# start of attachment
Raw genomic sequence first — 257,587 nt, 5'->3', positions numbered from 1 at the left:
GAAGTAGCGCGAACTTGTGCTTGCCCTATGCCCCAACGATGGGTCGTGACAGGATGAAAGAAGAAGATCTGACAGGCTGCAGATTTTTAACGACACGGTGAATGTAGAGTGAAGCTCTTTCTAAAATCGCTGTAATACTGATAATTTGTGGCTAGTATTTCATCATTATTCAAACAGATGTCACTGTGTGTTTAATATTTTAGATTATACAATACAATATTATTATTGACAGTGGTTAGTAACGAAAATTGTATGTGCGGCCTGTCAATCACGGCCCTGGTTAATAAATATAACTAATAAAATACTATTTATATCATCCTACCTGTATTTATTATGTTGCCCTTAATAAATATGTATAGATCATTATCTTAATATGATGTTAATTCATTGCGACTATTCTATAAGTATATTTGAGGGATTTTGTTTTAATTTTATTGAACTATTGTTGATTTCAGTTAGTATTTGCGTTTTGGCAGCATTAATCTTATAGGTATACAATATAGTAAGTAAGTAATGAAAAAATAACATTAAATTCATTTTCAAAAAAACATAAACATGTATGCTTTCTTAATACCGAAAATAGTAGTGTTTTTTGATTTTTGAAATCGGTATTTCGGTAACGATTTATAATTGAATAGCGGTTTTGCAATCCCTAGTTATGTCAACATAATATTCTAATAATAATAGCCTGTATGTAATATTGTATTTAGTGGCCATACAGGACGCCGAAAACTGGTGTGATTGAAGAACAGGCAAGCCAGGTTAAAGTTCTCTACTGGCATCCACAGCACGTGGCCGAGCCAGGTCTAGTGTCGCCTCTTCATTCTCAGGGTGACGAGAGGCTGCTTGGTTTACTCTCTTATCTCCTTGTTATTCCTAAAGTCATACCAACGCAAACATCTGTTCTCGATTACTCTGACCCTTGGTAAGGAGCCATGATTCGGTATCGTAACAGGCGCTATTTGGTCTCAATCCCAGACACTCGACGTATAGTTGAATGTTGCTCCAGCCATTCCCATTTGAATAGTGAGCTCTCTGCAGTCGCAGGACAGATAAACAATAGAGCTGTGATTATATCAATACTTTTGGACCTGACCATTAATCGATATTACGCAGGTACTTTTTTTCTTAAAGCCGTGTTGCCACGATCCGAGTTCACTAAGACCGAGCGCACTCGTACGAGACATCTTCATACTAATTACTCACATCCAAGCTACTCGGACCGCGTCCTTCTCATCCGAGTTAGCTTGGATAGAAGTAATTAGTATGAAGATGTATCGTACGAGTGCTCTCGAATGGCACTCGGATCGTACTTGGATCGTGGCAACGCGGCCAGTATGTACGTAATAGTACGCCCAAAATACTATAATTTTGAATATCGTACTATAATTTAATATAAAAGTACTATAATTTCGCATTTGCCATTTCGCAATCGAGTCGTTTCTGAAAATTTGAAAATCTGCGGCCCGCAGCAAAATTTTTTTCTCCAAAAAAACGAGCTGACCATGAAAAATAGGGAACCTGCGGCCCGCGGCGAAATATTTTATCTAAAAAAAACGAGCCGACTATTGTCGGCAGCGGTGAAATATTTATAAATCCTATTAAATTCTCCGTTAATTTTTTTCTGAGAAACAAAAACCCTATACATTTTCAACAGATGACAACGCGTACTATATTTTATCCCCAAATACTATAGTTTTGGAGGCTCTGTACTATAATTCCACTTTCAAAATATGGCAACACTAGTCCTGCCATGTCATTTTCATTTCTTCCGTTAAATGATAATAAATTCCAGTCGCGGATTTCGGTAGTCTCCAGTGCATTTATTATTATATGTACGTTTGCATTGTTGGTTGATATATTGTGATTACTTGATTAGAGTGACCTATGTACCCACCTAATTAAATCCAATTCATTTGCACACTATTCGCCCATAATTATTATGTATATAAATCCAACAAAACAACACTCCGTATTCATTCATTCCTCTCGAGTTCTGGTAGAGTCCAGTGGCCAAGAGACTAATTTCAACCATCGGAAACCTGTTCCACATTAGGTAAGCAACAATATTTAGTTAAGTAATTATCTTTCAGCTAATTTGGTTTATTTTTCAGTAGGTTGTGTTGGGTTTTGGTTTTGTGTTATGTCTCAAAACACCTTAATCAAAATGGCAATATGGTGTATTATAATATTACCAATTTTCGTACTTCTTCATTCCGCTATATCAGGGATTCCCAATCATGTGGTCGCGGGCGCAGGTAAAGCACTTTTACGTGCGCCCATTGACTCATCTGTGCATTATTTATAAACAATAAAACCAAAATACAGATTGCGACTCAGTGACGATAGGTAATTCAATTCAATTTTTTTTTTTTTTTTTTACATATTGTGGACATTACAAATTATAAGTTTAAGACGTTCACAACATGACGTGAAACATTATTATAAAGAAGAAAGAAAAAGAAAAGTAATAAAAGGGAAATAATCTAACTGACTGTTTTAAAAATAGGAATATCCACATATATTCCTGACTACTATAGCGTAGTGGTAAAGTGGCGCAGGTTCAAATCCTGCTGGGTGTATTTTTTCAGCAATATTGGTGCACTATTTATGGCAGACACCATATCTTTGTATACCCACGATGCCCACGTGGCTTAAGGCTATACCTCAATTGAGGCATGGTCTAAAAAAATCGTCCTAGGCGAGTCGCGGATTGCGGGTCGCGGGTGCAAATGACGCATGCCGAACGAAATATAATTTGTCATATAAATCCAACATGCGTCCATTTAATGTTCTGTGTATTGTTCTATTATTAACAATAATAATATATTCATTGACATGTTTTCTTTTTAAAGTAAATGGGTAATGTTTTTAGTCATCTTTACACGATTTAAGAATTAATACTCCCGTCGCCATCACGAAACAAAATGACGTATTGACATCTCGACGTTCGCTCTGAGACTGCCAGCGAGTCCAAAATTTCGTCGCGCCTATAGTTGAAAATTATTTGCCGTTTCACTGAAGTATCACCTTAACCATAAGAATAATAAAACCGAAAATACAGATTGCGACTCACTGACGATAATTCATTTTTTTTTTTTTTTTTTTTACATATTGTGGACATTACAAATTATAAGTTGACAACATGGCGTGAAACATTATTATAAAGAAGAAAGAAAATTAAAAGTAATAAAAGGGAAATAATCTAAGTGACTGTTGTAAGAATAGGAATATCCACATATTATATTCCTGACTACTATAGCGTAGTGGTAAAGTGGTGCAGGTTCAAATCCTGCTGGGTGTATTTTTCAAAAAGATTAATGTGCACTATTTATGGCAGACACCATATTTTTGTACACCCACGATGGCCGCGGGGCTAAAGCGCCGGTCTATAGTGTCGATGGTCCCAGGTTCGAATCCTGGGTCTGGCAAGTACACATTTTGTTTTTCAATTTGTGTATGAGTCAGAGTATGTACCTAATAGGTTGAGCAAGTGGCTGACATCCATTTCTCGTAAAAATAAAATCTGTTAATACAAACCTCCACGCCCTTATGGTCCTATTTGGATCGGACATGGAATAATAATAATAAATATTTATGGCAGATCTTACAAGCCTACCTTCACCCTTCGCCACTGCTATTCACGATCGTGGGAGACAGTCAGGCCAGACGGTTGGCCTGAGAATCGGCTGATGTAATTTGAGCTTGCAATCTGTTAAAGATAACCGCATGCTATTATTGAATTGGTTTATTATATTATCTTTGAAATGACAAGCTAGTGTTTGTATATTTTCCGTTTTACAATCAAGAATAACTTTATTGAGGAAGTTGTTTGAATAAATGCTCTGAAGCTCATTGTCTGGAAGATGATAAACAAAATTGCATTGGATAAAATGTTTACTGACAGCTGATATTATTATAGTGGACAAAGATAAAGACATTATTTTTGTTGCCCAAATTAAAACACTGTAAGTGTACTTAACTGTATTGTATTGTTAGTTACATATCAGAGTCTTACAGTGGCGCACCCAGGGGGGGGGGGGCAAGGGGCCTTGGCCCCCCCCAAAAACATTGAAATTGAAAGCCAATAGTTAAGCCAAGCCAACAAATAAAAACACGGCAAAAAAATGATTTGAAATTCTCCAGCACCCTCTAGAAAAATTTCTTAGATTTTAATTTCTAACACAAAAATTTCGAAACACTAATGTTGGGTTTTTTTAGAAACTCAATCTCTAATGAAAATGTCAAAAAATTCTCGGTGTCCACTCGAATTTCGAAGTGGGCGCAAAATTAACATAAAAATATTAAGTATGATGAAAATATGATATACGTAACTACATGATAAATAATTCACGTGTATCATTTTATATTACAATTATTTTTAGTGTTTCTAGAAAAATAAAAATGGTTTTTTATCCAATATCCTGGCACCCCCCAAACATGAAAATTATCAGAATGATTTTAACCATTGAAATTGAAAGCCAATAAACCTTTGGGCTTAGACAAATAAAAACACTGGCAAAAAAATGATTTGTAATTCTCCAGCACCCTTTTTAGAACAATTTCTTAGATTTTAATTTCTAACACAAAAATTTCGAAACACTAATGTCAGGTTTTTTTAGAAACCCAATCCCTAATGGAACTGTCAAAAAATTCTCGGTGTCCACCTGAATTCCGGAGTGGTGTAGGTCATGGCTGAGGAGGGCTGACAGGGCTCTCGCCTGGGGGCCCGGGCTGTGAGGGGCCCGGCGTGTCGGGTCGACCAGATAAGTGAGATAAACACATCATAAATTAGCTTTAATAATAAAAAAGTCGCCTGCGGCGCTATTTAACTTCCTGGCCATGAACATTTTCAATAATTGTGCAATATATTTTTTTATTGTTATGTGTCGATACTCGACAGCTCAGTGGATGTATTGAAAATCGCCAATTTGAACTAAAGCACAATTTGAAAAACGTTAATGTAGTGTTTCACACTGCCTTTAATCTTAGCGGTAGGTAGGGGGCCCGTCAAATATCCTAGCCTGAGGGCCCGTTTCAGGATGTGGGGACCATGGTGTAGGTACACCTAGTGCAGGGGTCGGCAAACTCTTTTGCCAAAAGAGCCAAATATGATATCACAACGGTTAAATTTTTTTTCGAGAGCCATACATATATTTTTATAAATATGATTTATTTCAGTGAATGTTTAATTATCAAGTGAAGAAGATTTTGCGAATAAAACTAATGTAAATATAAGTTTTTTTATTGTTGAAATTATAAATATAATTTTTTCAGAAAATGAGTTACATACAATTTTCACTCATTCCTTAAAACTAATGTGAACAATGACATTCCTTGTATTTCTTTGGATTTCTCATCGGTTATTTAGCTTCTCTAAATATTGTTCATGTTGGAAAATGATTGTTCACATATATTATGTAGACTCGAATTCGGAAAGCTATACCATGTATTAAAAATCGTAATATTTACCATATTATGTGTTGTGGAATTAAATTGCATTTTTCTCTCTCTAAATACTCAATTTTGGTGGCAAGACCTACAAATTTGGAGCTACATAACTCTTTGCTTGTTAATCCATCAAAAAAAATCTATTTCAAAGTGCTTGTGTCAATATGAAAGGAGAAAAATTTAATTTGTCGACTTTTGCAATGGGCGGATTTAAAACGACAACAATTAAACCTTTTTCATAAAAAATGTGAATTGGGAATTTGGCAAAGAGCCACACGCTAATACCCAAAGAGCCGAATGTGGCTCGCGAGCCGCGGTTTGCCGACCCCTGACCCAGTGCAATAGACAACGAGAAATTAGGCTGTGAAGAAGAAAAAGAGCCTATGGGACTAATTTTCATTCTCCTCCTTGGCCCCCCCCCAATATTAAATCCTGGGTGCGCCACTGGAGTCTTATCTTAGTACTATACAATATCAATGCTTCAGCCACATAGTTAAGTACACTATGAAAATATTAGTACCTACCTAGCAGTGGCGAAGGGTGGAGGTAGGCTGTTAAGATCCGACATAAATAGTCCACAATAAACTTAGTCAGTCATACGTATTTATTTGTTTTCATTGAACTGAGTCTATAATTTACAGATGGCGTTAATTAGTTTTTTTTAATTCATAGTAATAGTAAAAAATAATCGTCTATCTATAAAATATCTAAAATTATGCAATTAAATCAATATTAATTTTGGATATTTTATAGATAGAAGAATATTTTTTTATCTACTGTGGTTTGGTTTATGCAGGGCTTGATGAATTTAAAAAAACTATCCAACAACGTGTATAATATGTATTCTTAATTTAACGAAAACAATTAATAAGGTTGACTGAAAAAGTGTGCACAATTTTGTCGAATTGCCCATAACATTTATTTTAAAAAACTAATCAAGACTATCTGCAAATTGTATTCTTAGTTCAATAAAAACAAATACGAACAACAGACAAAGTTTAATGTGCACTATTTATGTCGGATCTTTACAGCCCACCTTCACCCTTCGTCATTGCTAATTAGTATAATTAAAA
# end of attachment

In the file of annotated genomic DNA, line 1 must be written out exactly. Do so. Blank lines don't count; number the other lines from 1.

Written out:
Raw genomic sequence first — 257,587 nt, 5'->3', positions numbered from 1 at the left: